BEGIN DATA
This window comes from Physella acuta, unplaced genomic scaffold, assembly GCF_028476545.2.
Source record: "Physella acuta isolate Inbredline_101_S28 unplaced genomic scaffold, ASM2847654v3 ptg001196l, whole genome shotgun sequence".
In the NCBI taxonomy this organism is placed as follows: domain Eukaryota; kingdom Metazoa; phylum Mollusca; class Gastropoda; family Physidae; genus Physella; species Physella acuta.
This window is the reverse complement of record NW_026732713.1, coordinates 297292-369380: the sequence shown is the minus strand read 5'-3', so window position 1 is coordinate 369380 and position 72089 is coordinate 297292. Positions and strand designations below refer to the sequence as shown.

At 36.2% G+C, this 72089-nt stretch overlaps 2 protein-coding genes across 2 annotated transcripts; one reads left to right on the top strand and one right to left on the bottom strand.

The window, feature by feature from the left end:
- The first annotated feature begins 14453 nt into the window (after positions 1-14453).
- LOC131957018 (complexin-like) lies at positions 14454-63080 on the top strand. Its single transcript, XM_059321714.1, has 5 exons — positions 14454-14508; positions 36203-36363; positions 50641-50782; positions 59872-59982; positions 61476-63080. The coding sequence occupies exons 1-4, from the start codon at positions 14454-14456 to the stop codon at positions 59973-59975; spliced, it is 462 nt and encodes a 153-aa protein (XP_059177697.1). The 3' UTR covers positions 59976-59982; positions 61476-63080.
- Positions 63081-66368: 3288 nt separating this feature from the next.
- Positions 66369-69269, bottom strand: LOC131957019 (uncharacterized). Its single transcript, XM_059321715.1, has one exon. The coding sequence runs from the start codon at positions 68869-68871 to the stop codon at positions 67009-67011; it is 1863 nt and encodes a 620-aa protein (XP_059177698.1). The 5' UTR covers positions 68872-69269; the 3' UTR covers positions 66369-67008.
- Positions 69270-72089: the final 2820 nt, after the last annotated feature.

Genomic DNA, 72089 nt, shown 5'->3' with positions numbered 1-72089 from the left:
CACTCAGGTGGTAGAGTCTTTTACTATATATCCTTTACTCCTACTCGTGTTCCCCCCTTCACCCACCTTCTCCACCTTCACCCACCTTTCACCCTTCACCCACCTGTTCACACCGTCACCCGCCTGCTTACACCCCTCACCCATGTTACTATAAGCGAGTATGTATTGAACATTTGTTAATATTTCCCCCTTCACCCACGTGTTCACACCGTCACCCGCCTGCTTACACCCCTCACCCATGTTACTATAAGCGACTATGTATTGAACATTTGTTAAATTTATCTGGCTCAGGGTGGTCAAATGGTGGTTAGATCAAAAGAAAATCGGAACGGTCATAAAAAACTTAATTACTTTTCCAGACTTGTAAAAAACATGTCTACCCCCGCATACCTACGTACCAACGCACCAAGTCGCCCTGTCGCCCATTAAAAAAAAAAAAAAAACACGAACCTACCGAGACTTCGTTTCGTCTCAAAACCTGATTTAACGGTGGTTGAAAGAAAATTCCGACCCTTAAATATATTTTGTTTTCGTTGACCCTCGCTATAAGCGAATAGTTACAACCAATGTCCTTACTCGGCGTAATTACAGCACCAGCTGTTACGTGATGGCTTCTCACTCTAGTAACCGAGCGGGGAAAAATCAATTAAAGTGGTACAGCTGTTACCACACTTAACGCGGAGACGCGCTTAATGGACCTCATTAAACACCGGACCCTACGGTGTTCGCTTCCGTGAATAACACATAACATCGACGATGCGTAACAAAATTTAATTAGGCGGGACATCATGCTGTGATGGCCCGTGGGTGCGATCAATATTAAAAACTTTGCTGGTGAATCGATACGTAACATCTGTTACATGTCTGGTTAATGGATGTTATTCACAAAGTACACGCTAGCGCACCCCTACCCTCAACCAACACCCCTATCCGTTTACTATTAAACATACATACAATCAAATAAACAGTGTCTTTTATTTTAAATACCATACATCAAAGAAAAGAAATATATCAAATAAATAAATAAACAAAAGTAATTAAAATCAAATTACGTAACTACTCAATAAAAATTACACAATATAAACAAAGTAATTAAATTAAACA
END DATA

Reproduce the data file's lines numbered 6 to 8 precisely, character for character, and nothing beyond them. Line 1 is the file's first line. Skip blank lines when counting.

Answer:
The window, feature by feature from the left end:
- The first annotated feature begins 14453 nt into the window (after positions 1-14453).
- LOC131957018 (complexin-like) lies at positions 14454-63080 on the top strand. Its single transcript, XM_059321714.1, has 5 exons — positions 14454-14508; positions 36203-36363; positions 50641-50782; positions 59872-59982; positions 61476-63080. The coding sequence occupies exons 1-4, from the start codon at positions 14454-14456 to the stop codon at positions 59973-59975; spliced, it is 462 nt and encodes a 153-aa protein (XP_059177697.1). The 3' UTR covers positions 59976-59982; positions 61476-63080.